At least it is as far as I can tell. I’m sure I’m not alone in saying I’m scared when I think about how pixel densities across multiple devices will impact web design, but I have to say that everything I’ve seen thus far puts me at ease. Right now I am staring at a 1 pixel line drawn with CSS on a retina iPad and an iPad with an older display. They look the same. I’m not saying there’s not a lot of work to be done, just that I’m relieved to see that device makers seem to be doing quite a lot of it. Likewise, if we rely more on CSS than image exports, I’d say we’re doing our part.

So, that panic button? It gets to go back into the drawer for another occasion. Sure, the internet’s clothes are going to fit funny for a while as it figures out how & where to put all those extra image KBs, but we’re going to be okay. These are awkward times, but rejoice. We all get to play the role of the guidance counselor: having discussions, writing specs, and building tools that continually reshape the web into its full potential.

22 Responses

Leave a comment or contact me via Twitter @TrentWalton

  • Justin Michaliga

    Great points all around. I particularly liked the advantages of using font icons and CSS. What do you think about SVG’s role in moving forward with pixel-dense displays?

  • Christopher Meeks

    Great points, Trent. It’s easy to freak out when you see a blurry icon here or there, but you’re right to prescribe smart, forward-thinking solutions.

  • Patrick Haney

    Well said, sir. I’ve been digging into Responsive Web Design methods, browser support and Retina displayed images these past few weeks and I’ve come to the same conclusion as you. It just brings us back to the somewhat unsatisfying but completely acceptable solution to the web these days:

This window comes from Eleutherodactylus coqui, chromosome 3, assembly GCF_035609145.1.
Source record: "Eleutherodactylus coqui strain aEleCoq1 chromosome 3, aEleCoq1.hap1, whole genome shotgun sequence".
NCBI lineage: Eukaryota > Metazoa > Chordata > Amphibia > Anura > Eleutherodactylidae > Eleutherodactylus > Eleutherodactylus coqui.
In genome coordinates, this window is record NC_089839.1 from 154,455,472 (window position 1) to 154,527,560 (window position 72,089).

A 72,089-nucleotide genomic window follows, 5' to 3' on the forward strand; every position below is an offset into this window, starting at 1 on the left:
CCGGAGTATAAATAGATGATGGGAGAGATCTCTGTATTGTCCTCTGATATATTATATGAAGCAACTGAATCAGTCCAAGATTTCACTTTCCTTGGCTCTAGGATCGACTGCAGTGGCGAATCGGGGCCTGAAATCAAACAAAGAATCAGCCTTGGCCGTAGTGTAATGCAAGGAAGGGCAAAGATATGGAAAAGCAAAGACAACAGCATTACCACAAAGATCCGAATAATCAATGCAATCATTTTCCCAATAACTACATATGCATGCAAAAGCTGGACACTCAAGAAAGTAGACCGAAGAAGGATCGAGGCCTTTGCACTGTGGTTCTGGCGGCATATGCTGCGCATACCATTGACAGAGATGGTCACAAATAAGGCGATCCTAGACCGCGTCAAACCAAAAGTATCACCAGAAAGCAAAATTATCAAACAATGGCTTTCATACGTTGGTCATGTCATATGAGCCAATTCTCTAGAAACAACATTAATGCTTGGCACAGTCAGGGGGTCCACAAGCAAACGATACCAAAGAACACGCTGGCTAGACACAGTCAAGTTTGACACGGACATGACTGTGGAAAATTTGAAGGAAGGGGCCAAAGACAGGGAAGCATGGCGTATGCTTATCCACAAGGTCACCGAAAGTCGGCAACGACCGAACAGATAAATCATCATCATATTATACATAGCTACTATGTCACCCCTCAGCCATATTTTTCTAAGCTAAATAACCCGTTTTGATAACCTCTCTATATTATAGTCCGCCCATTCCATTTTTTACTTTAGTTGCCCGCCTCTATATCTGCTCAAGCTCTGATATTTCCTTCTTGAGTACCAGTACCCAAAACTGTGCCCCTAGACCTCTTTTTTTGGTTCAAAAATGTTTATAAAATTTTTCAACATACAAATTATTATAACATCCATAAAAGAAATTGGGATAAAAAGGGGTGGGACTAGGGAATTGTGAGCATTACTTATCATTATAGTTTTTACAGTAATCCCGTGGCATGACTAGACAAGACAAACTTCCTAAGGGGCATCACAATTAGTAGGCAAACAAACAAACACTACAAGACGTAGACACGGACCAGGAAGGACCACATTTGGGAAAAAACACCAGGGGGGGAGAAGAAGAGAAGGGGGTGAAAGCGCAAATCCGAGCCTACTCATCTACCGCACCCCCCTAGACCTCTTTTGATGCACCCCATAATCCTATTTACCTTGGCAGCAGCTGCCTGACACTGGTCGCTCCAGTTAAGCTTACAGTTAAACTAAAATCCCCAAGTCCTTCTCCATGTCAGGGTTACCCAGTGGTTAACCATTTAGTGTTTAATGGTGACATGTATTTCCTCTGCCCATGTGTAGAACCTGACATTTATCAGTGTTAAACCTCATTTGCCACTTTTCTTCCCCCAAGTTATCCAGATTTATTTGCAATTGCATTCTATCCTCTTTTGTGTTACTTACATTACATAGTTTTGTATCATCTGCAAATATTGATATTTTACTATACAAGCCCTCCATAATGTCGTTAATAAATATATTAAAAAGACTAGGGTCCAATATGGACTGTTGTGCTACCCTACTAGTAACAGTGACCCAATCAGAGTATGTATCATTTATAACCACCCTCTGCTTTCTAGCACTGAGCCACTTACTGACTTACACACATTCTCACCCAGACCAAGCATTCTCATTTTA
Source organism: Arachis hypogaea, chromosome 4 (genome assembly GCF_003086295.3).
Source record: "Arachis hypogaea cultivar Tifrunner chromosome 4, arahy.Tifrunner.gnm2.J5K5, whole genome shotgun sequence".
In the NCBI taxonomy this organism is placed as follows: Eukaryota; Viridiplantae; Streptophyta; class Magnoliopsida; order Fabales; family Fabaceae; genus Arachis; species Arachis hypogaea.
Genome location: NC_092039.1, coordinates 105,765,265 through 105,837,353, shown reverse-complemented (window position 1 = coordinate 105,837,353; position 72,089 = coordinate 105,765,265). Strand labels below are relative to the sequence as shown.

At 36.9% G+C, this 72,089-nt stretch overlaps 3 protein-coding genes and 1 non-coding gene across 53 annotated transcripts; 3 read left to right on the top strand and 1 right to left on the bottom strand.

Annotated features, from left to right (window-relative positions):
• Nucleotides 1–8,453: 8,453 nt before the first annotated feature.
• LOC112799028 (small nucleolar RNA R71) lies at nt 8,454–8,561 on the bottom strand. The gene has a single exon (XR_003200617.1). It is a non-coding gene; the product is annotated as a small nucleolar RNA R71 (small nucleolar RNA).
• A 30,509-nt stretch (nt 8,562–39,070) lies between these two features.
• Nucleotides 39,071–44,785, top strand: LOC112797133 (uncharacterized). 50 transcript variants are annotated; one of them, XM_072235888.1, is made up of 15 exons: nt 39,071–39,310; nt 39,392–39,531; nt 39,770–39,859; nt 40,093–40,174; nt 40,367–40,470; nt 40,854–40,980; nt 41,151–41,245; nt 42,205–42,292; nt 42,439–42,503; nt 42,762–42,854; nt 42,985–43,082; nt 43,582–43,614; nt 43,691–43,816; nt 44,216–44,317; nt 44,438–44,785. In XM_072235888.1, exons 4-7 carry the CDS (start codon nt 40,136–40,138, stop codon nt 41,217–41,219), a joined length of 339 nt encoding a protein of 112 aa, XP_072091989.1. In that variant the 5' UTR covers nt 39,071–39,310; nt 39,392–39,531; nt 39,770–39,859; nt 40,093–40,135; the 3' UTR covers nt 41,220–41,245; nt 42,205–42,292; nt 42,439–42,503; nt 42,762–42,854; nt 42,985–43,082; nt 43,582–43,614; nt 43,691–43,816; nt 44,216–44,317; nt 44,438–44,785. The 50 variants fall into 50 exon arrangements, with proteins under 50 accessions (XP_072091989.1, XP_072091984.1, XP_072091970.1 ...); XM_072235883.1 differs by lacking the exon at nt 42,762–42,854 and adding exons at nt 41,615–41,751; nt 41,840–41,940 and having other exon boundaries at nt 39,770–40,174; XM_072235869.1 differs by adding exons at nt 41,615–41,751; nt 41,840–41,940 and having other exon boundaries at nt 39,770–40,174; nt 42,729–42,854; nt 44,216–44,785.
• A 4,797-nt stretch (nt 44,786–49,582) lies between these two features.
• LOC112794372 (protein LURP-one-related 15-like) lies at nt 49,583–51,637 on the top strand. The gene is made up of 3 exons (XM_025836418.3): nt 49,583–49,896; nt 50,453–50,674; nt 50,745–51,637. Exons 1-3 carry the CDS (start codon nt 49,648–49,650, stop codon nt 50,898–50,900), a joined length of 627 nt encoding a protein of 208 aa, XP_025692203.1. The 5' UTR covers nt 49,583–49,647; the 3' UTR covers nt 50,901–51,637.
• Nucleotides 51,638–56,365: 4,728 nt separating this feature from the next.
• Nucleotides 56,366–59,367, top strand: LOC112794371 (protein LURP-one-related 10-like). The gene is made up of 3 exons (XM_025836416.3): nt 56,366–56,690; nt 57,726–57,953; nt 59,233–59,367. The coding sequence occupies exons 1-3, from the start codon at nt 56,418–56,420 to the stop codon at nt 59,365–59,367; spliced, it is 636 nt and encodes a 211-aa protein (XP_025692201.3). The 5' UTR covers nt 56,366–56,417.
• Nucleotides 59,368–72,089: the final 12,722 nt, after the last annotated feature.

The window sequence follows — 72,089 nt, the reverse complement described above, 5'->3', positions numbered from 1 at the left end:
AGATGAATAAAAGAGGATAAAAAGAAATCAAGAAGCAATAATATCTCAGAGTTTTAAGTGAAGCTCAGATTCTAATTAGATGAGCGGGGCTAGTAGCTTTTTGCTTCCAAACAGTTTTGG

Do what makes sense in the context of your users and the project you’re work on.

    I personally love this in-flux internet we’ve been handed, it’s a perfect time to be designer for the web if you’ve got at least a little motivation to push boundaries and lead the way for a better web.

  • Simon Foster

    Good points there sir. I was the same when turning on my new ipad, sweating about all the work I’d have to redo, then I looked and realised it wasn’t that bad at all, a few tweaks in my design/ build process that’s all. Happy days :)

  • Harold Herbert


    What about using a pixel density media query to serve up high-res assets to retina devices? I develop partner pages for Flipboard, and we use this technique to swap in 2x logo assets for the new iPad.


    @media screen and (-webkit-min-device-pixel-ratio: 1.5) {
    header .logo { background-image:url(assets/business-insider/cover-logo-2x.png); background-size: 423px 36px; }

  • Trent

    @Patrick Haney:

    I personally love this in-flux internet we’ve been handed, it’s a perfect time to be designer for the web if you’ve got at least a little motivation to push boundaries and lead the way for a better web

    Bazinga! I’m right there with you :)

    @Harold Herbert: Howdy! I mentioned that briefly in the post. I think it’s a great tool to have on the table, especially for things like logos (as your code illustrates). Of course, it might not be the ideal for every situation.

  • Charlie Pratt

    Thanks for this. Always good to read articles that pose the crazy notion of NOT freaking out. :) Keep ‘em coming.

  • Jeremy Worboys

    Hit the nail on the head with this one. I’d expand your idea of controlling how images get served to high density devices and recommend you check out retina-images.complexcompulsions.com